Google launched its own ambitious wireless network primarily in the U.S. on Wednesday in partnership with Sprint and T-Mobile.
Calling it Project Fi, Google promised seamless wireless connections, initially for Nexus 6 smartphone users, whether they are within more than 1 million free and open Wi-Fi hotspots or within an LTE cellular network operated by Sprint or T-Mobile.
Project Fi subscribers will pay a base fee of $20 per month, which includes unlimited domestic voice calling and SMS, along with the ability to tether other devices to their handset via Wi-Fi. Data will cost $10 per gigabyte per month, and the company will adopt a "pay for what you use" data billing policy.
For instance, customers who sign up for 3 gigabytes of data each month — which would cost $30 — but use just 1.4 gigabytes would receive a rebate of $16, the company said. Project Fi subscribers can choose data plans up to 10 gigabytes per month in 1-gigabyte increments.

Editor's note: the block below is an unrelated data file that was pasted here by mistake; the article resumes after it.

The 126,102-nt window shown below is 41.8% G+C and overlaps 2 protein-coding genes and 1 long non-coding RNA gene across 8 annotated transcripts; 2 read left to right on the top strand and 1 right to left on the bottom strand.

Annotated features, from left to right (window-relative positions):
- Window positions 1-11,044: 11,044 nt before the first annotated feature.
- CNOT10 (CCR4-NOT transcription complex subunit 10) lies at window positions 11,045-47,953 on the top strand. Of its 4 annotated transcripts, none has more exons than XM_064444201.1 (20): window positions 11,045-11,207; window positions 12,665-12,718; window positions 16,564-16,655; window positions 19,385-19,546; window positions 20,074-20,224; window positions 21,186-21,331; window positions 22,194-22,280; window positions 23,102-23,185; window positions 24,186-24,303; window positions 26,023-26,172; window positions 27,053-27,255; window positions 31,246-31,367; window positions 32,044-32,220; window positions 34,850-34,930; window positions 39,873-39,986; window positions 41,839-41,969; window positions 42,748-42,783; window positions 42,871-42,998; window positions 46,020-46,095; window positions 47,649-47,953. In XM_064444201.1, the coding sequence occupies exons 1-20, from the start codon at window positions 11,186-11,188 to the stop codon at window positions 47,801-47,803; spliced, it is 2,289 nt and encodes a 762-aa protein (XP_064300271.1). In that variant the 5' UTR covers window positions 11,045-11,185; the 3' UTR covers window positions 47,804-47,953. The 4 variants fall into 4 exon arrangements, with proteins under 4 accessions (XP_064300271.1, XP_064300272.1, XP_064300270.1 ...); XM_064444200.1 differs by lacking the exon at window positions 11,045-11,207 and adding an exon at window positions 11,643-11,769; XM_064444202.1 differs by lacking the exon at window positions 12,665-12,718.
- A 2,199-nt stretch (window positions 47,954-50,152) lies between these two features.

Perhaps most interestingly, international data roaming will be included at no extra charge in more than 120 countries, though it will be limited to 3G speeds. International calling will cost just 20 cents per minute, and international SMS will be free.
Project Fi will be limited to consumers in the U.S. at launch, and Google says that their handset will automatically switch between Wi-Fi, Sprint, and T-Mobile, depending on which service offers the strongest signal in a particular location. A Nexus 6 is required, as Google says it is the only handset with the requisite combination of hardware and software.
Interested consumers can sign up for an early access invitation now.